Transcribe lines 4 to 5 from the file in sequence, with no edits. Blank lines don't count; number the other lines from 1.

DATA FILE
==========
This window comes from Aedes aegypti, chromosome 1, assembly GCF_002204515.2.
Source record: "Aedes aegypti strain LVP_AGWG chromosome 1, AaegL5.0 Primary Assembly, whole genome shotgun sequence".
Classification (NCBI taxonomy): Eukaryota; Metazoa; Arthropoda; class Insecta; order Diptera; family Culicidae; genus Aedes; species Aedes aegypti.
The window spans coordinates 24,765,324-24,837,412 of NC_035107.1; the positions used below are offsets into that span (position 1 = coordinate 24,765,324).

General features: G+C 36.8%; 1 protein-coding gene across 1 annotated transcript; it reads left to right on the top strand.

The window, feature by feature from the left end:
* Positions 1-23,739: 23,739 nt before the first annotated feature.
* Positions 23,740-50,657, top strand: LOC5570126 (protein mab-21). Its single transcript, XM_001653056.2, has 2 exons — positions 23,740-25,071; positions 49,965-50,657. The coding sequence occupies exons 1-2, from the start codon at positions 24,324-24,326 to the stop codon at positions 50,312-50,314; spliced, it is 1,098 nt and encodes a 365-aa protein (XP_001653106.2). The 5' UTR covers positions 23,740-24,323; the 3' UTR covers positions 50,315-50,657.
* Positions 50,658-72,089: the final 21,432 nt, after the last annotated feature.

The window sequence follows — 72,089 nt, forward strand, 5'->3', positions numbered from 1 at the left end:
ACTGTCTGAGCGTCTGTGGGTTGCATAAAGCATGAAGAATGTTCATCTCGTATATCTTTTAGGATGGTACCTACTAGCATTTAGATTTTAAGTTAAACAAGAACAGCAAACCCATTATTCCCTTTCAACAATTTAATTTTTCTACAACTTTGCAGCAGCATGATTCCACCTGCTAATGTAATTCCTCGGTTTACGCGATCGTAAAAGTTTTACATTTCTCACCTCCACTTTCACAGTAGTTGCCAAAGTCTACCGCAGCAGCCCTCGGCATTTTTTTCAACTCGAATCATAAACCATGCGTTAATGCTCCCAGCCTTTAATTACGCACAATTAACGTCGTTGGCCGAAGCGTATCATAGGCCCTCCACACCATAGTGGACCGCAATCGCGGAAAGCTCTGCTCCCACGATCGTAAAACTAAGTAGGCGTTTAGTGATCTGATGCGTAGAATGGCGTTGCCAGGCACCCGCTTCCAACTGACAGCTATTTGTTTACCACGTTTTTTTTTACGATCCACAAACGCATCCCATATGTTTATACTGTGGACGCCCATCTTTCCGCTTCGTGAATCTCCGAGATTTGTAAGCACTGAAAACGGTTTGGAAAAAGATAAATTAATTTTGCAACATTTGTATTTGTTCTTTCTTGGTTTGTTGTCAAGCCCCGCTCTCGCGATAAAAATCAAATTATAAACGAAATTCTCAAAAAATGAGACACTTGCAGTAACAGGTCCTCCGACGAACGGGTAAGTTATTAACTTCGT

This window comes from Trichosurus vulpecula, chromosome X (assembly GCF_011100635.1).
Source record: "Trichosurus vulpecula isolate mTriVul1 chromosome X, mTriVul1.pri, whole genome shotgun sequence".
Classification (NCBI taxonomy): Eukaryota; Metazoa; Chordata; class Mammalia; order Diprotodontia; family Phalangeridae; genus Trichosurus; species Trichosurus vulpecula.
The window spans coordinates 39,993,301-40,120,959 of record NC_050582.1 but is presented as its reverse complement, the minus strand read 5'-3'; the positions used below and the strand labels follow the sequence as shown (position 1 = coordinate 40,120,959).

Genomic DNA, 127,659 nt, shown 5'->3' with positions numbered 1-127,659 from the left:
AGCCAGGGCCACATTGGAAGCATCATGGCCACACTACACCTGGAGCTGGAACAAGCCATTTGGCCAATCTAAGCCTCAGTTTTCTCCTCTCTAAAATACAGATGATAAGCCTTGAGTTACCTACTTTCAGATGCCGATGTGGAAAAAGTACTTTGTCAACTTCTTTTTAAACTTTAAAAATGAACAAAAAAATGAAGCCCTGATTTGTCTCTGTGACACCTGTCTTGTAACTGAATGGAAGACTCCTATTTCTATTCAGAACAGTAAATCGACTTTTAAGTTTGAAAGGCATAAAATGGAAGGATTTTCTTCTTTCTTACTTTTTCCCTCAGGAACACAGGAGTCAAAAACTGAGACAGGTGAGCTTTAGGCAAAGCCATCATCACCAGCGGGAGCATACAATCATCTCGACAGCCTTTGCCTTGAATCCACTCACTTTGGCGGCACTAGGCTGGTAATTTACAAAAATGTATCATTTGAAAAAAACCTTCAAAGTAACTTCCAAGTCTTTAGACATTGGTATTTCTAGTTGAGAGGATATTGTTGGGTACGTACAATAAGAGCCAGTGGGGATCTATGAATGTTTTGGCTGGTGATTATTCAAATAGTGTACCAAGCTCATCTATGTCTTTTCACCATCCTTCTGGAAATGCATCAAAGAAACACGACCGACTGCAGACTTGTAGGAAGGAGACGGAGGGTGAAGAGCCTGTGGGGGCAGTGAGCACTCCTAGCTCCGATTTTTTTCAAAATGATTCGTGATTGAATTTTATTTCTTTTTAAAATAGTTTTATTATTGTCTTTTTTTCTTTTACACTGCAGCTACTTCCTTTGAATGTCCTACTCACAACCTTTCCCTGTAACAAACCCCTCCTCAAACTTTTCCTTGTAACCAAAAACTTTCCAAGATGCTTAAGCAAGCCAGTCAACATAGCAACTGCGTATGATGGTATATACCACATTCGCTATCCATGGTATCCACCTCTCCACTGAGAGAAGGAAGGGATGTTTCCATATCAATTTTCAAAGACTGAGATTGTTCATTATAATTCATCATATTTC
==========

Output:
The window spans coordinates 24,765,324-24,837,412 of NC_035107.1; the positions used below are offsets into that span (position 1 = coordinate 24,765,324).

General features: G+C 36.8%; 1 protein-coding gene across 1 annotated transcript; it reads left to right on the top strand.